By Daniel Wiessner
(Reuters) - A union that represents thousands of U.S. air traffic controllers filed a lawsuit against the federal government on Friday claiming its failure to pay the workers during an ongoing partial government shutdown could endanger passengers' safety.
The National Air Traffic Controllers Association said that requiring 16,000 controllers to work without pay violates their constitutional rights and a federal wage law in a lawsuit in federal court in Washington D.C.
"America wants its air traffic controllers to be laser-focused on landing planes safely and monitoring America's runways, not distracted by financial issues and anxiety of financial instability," the union said in the lawsuit.
NATCA also moved for a court order requiring the government to restore air traffic controllers' pay while the lawsuit is pending. The Federal Aviation Administration (FAA) has funds to pay the workers despite the ongoing shutdown, the union said.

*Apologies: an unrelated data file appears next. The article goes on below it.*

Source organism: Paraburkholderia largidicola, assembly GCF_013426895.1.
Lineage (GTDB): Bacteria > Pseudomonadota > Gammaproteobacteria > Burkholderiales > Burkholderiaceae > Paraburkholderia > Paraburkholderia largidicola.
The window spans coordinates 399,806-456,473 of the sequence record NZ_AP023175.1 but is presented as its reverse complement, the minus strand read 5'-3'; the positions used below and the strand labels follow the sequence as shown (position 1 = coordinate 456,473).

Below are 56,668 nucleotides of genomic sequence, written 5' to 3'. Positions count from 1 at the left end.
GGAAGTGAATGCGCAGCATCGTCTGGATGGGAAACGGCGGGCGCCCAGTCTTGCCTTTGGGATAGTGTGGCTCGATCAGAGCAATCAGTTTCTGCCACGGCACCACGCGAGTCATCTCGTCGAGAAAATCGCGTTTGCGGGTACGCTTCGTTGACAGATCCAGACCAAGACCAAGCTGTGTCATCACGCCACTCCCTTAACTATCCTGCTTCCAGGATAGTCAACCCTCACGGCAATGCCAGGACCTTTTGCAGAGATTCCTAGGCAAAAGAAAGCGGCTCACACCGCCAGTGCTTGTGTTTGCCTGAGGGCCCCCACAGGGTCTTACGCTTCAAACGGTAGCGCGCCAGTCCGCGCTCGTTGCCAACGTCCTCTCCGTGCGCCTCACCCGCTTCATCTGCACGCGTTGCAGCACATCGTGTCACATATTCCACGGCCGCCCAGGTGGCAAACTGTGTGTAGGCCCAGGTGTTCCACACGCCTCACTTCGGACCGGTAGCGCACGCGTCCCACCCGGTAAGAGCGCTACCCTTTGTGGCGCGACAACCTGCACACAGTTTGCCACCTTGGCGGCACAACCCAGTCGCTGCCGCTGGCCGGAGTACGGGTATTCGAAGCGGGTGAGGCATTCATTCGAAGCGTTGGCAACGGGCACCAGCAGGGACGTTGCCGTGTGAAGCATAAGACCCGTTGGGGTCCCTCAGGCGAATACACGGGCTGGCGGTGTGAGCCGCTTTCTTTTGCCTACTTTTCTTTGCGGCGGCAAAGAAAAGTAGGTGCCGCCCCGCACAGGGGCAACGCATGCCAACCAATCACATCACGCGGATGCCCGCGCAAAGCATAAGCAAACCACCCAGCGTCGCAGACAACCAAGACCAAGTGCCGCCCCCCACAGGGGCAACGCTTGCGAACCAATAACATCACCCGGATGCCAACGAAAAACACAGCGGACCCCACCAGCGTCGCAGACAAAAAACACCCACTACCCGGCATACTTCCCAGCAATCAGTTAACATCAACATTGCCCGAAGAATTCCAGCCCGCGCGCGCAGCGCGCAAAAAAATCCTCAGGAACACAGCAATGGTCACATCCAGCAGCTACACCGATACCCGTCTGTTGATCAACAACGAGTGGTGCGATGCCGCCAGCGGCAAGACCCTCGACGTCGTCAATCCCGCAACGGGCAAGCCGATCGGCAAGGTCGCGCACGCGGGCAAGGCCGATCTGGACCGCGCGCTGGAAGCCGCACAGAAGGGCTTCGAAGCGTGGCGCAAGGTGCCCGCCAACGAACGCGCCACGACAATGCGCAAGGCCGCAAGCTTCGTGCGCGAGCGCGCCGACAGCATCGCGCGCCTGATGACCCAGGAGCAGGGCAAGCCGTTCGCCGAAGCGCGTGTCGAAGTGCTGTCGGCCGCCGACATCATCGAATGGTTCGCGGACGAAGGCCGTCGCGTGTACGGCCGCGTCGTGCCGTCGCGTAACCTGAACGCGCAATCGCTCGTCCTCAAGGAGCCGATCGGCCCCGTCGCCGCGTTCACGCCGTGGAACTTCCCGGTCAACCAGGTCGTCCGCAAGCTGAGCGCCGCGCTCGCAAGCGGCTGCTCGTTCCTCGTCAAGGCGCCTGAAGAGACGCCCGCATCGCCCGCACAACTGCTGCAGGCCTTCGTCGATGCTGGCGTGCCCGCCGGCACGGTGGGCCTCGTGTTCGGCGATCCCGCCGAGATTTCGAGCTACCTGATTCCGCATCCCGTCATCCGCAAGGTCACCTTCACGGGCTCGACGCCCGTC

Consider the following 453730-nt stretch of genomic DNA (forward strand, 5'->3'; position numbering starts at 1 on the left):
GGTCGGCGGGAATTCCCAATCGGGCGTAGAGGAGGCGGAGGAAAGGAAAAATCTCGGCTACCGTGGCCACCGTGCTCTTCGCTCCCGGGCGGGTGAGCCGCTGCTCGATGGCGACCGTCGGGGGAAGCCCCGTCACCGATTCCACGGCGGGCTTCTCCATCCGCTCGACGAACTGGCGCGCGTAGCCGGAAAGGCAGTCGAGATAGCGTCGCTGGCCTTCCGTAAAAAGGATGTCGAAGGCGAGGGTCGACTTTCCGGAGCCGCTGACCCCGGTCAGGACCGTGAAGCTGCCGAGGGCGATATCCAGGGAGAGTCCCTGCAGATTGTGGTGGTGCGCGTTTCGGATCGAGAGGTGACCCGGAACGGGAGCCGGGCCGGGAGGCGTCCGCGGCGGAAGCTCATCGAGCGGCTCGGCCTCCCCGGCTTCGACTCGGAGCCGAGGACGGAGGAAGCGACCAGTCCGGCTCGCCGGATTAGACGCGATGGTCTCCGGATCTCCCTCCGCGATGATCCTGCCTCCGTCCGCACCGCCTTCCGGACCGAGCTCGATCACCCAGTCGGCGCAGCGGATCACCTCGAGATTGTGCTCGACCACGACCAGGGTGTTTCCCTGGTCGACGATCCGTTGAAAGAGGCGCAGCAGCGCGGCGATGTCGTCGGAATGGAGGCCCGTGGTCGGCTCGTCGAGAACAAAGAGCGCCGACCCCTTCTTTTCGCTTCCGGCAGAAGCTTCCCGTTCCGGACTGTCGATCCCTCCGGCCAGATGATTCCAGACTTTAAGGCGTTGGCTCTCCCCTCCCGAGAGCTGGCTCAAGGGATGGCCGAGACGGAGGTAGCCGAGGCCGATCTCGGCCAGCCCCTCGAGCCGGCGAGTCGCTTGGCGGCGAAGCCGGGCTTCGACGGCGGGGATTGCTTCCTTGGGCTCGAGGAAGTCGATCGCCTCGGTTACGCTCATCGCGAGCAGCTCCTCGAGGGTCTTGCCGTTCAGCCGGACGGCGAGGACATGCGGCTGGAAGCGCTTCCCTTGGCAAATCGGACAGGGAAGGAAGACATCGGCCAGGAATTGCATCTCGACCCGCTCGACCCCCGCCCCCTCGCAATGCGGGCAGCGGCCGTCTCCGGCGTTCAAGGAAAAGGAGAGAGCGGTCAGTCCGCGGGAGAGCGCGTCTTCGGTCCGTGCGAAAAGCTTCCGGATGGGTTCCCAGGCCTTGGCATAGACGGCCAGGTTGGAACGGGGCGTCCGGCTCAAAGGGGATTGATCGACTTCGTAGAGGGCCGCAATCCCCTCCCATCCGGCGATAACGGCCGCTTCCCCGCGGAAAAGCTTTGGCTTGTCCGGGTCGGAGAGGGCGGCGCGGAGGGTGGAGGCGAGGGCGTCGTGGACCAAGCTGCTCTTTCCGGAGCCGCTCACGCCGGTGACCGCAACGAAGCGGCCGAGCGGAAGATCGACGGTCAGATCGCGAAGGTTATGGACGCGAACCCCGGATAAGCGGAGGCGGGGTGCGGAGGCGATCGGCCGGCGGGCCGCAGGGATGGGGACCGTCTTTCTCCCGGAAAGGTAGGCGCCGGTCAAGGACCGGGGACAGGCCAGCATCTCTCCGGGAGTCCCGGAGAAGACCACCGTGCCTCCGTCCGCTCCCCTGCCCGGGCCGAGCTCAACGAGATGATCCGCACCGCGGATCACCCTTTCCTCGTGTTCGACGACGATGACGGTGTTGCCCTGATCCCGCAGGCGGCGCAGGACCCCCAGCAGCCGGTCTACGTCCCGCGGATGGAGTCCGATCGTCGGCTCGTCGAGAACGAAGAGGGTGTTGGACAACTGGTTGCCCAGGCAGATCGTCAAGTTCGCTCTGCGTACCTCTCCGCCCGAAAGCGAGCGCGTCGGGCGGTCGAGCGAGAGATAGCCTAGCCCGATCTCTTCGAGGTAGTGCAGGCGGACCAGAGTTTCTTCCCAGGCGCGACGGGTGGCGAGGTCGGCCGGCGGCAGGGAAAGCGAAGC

The FAA and the U.S. Department of Justice, which defends the federal government in court, did not immediately respond to requests for comment.
The lawsuit is at least the third filed by a union on behalf of federal employees who have not been paid during the shutdown, which began Dec. 22. The other cases were brought by unions that represent tens of thousands of border patrol and immigration agents, guards at federal prisons, and other workers.
The shutdown was triggered by a standoff over funding for President Donald Trump's proposal to build a wall along the U.S.-Mexico border.
Some 800,000 workers across the government have been furloughed during the shutdown, which will become the longest in U.S. history if it continues into Saturday. But personnel that are deemed "essential," including air traffic controllers and law enforcement agents, have been working without pay.
In the past, federal employees have been granted back-pay when the government reopened after a shutdown.
But courts have ordered the government to pay additional damages to workers in certain cases because they were not paid on time.
The case is NATCA v. USA, U.S. District Court for the District of Columbia, No. 1:19-cv-00062.
(Reporting by Daniel Wiessner in Albany, New York; editing by Alexia Garamfalvi and James Dalgleish)